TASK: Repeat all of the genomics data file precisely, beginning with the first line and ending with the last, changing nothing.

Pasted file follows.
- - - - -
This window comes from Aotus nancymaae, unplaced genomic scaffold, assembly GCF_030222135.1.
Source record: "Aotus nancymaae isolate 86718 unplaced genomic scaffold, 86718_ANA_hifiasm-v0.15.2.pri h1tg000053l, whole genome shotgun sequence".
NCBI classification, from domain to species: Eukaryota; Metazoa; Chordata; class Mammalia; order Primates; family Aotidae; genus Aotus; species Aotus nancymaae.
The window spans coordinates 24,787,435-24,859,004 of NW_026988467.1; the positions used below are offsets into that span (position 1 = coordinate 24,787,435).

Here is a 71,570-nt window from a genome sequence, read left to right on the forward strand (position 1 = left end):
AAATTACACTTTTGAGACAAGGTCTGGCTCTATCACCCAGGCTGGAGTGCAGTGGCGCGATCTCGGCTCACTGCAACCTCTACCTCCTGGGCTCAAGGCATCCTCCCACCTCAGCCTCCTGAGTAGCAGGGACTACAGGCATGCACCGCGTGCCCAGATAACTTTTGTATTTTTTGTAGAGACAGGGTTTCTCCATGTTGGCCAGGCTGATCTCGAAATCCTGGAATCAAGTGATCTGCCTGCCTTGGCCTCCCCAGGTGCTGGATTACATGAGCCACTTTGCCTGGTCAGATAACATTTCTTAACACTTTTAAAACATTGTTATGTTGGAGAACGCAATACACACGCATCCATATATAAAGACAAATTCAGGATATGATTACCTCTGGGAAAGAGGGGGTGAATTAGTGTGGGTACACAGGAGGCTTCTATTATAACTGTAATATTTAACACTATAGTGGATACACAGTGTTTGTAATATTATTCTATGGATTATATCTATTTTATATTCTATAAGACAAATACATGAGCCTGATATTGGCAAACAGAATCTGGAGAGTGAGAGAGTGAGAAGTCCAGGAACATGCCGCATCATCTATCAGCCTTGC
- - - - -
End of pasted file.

This window comes from Aotus nancymaae, unplaced genomic scaffold, assembly GCF_030222135.1.
Source record: "Aotus nancymaae isolate 86718 unplaced genomic scaffold, 86718_ANA_hifiasm-v0.15.2.pri h1tg000053l, whole genome shotgun sequence".
NCBI classification, from domain to species: Eukaryota; Metazoa; Chordata; class Mammalia; order Primates; family Aotidae; genus Aotus; species Aotus nancymaae.
The window spans coordinates 24,787,435-24,859,004 of NW_026988467.1; the positions used below are offsets into that span (position 1 = coordinate 24,787,435).

Here is a 71,570-nt window from a genome sequence, read left to right on the forward strand (position 1 = left end):
AAATTACACTTTTGAGACAAGGTCTGGCTCTATCACCCAGGCTGGAGTGCAGTGGCGCGATCTCGGCTCACTGCAACCTCTACCTCCTGGGCTCAAGGCATCCTCCCACCTCAGCCTCCTGAGTAGCAGGGACTACAGGCATGCACCGCGTGCCCAGATAACTTTTGTATTTTTTGTAGAGACAGGGTTTCTCCATGTTGGCCAGGCTGATCTCGAAATCCTGGAATCAAGTGATCTGCCTGCCTTGGCCTCCCCAGGTGCTGGATTACATGAGCCACTTTGCCTGGTCAGATAACATTTCTTAACACTTTTAAAACATTGTTATGTTGGAGAACGCAATACACACGCATCCATATATAAAGACAAATTCAGGATATGATTACCTCTGGGAAAGAGGGGGTGAATTAGTGTGGGTACACAGGAGGCTTCTATTATAACTGTAATATTTAACACTATAGTGGATACACAGTGTTTGTAATATTATTCTATGGATTATATCTATTTTATATTCTATAAGACAAATACATGAGCCTGATATTGGCAAACAGAATCTGGAGAGTGAGAGAGTGAGAAGTCCAGGAACATGCCGCATCATCTATCAGCCTTGC